There are pastors who have affairs and will repent, will seek the help of accountability partners and friends to root out all temptation from their hearts, who will confess to their spouses and churches and who will grow.  There are also pastors who have affairs and choose the affair, the pornography, the new lifestyle over their faith.  They might appear repentant, they might say the right words – but that is often only because they have been caught.  Usually, however, they choose the sin and throw everything else away.  When the rubber hits the road, they love their sin more than they love God and/or their spouses.

God’s response and our response to these two types is very different.  Consider Peter – one of the greatest evangelists and church planters in history – and Judas – the disciple who was damned for his betrayal.  They both walked with Jesus for three years.  They both preformed miracles in his name.  They both learned from Jesus intimately, and at the end, they both denied Jesus.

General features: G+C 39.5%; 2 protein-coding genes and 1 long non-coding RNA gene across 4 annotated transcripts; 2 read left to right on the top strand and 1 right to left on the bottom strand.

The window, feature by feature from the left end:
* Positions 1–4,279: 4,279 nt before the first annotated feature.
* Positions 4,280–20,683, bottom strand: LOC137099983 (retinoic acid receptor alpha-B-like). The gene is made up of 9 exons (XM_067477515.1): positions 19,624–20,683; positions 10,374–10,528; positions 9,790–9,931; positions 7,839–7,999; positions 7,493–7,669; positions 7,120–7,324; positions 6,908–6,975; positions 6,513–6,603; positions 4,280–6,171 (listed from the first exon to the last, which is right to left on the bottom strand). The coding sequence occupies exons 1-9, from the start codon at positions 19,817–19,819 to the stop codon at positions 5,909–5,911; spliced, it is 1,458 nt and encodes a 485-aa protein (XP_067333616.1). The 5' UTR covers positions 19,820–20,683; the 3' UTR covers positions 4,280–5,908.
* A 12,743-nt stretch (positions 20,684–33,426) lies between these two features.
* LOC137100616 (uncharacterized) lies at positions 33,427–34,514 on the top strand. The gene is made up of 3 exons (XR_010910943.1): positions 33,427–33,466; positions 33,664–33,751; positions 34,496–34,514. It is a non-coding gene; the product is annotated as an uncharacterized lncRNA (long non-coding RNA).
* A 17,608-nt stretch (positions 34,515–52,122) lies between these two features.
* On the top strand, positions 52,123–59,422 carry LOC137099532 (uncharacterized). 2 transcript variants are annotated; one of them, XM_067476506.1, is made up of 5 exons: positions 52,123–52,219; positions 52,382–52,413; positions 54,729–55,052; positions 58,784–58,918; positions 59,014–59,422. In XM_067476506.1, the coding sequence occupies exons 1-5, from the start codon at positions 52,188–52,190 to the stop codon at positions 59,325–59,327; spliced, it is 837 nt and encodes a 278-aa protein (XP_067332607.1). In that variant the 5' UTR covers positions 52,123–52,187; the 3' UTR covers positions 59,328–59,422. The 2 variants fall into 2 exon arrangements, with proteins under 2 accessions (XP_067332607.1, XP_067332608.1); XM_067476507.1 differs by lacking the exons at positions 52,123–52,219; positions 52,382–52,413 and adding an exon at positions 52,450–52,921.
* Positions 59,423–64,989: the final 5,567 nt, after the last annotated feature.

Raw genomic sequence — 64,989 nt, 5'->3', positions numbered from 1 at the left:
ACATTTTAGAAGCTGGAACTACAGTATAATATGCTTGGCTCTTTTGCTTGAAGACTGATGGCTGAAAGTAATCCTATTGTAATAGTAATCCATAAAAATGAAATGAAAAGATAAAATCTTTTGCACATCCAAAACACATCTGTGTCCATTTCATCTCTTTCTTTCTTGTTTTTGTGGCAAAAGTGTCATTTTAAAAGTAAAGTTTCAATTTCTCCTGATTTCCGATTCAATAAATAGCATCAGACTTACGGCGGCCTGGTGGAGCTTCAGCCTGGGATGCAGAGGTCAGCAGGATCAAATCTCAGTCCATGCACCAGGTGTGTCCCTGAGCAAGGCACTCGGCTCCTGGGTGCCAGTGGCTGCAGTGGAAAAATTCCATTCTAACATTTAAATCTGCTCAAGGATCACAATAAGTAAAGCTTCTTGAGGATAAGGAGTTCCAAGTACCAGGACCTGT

Judas:

Then one of the twelve, named Judas Iscariot, went to the chief priests and said, “What are you willing to give me to betray Him to you?” And they weighed out thirty pieces of silver to him.  From then on he began looking for a good opportunity to betray Jesus.

– Matt 26.14-16

Peter:

Now Peter was sitting outside in the courtyard, and a servant-girl came to him and said, “You too were with Jesus the Galilean.”  But he denied it before them all, saying, “I do not know what you are talking about.”  When he had gone out to the gateway, another servant-girl saw him and *said to those who were there, “This man was with Jesus of Nazareth.”  And again he denied it with an oath, “I do not know the man.”  A little later the bystanders came up and said to Peter, “Surely you too are one of them; for even the way you talk gives you away.”  Then he began to curse and swear, “I do not know the man!” And immediately a rooster crowed.